Tata Steel will start construction on the Rs 23,500-crore phase two of its Kalinganagar steel plant in Odisha on Friday, staying firm in its commitment of expansion of the project despite its recent acquisitions.
Tata Steel managing director TV Narendran is expected to attend the ‘groundbreaking’ — a traditional ceremony to mark the first day of construction — of a 2.2 million tonne cold roll mill (CRM) on Friday, company officials said.
The CRM is planned for post-expansion annual production of 8 million tonne of crude steel and will allow Tata Steel to produce skin panels for car outer bodies from its newest plant, helping it retain leadership among domestic suppliers to auto and white goods sectors.
The mill will be capable of producing steel of tensile strength as high as 12,000 MPa (mega pascal) and plates of 18-70 metre wide and up to 3 mm in thickness, said Rajiv Kumar, vice president, operations, at Tata Steel Kalinganagar. “The average thickness of plates though will be of 0.25 -0.5mm,” he said.
With its Rs 35,200-crore acquisition of 5-million tonne Bhushan SteelNSE -1.89 % announced last month, Tata Steel has become India's largest steel producer.
Kumar said the Kalinganagar plant will focus on better serving automotive, pipelines, ship-building, yellow good (JCB, excavators) and oil and gas sectors. “Kalinganagar was conceptualised to be the most advanced steel plant anywhere in the world and we are trying to make the most of the facilities,” he said.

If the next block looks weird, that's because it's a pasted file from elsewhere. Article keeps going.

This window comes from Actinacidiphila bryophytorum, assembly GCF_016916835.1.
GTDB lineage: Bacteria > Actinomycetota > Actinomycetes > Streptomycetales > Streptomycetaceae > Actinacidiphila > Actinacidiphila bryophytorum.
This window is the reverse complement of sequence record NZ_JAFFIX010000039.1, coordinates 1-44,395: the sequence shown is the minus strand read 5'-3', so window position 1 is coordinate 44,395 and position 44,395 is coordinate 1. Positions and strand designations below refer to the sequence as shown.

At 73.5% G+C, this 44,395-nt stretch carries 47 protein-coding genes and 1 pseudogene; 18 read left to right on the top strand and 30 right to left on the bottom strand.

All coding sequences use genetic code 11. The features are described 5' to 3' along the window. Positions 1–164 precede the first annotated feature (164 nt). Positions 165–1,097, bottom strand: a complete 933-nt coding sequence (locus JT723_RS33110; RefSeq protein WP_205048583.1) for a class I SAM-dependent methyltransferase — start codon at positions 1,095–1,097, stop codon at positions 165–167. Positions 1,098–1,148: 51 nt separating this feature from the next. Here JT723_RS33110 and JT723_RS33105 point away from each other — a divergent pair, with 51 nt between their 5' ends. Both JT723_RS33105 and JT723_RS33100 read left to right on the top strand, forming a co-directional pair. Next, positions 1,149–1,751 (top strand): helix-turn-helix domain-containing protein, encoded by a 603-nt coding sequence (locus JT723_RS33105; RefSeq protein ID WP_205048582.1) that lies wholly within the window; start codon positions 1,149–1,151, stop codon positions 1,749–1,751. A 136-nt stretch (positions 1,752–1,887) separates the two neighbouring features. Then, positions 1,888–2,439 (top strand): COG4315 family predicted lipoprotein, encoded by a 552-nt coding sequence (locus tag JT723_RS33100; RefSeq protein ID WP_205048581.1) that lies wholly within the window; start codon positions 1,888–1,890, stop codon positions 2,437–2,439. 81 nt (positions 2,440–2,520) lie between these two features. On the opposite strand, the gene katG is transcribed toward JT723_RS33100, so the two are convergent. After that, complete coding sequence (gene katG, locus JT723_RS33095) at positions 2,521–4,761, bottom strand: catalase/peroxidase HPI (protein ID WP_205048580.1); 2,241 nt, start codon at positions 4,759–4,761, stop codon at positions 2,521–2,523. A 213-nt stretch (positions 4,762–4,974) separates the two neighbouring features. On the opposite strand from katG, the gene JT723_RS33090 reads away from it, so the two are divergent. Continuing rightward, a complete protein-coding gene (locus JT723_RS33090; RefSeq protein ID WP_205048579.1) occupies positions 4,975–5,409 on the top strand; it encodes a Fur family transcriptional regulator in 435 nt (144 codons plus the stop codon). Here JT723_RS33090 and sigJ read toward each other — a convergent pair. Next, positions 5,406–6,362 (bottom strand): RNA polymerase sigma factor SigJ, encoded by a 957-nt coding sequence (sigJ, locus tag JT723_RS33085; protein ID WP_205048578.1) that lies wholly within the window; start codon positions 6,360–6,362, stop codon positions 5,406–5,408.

It is already making steel for solar panels, and HS 800 grade steel for newer fuel efficient vehicles.
“We were already producing X46 grade used for oil and gas pipeline, and trials are on for X70, the highest grade steel used in for oil and gas pipes,” Kumar said. “Trials of steel for long water and slurry pipelines are also underway.”
The company is in the certification process with pipeline major Welspun Group.
Kalinganagar has begun supplying tubes — the telescopic fronts of motorcycles on which the handles rest – to Chennai based Tubes India which was earlier totally import dependent, said Kumar. Tata Steel's newest facility is also able to offer superior experience of existing market products. “For example, you get 70 cylinders per tonne of HR coil produced here against the 63 cylinders from coil produced at Jamshedpur.”
Kumar has been focussed on ramping up production, which began in May 2016, to three million tonnes annually. The “blip” that prevented it achieving full capacity last fiscal is behind them, he said. “March, April, May, June, every month we’ve produced 250,000 tonnes, which works out to an annual production of three million tonnes,” he said. Work is to soon begin on a state of art galvanising line, a continuous annealing line and another blast furnace that will add the five million tonnes to its capacity.
Kalinganagar, spread over 3000 acres of land in Jajpur can accommodate a 16 million tonne plant, according to Kumar. Long-term raw material security was another story he would not be drawn into. “All I know is I have been promised raw material,” said Kumar.
Source: The Economic Times
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